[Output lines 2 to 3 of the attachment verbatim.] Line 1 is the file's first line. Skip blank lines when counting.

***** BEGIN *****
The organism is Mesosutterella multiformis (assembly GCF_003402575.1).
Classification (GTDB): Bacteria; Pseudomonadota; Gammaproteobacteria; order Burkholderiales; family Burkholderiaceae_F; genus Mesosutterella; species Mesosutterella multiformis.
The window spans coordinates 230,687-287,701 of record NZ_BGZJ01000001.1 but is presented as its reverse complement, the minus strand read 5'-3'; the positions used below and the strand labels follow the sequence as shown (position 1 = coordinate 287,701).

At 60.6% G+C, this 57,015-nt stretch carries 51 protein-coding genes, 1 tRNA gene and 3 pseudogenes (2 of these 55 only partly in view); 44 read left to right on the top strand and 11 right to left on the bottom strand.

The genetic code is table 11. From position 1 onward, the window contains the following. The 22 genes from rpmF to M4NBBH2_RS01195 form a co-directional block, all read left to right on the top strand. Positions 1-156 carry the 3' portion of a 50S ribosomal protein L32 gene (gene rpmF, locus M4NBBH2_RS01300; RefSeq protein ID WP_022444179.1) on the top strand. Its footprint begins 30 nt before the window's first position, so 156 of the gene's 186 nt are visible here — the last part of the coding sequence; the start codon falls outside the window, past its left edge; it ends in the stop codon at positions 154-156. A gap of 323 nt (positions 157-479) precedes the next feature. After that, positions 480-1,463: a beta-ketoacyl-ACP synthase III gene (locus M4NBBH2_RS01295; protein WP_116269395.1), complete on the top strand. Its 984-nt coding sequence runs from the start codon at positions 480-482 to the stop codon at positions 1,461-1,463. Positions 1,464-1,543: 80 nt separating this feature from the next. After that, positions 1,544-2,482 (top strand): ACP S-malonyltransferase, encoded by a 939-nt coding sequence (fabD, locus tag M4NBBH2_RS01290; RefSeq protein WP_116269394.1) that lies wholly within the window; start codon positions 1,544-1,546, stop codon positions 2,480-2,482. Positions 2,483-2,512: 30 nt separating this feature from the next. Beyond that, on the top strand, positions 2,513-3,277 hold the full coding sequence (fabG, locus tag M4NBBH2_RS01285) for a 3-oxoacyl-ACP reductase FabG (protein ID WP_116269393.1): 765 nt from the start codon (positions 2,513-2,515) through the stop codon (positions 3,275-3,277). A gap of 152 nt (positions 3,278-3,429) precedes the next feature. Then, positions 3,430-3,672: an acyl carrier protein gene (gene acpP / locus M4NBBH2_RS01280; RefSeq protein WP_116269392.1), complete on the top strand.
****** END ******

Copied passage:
Classification (GTDB): Bacteria; Pseudomonadota; Gammaproteobacteria; order Burkholderiales; family Burkholderiaceae_F; genus Mesosutterella; species Mesosutterella multiformis.
The window spans coordinates 230,687-287,701 of record NZ_BGZJ01000001.1 but is presented as its reverse complement, the minus strand read 5'-3'; the positions used below and the strand labels follow the sequence as shown (position 1 = coordinate 287,701).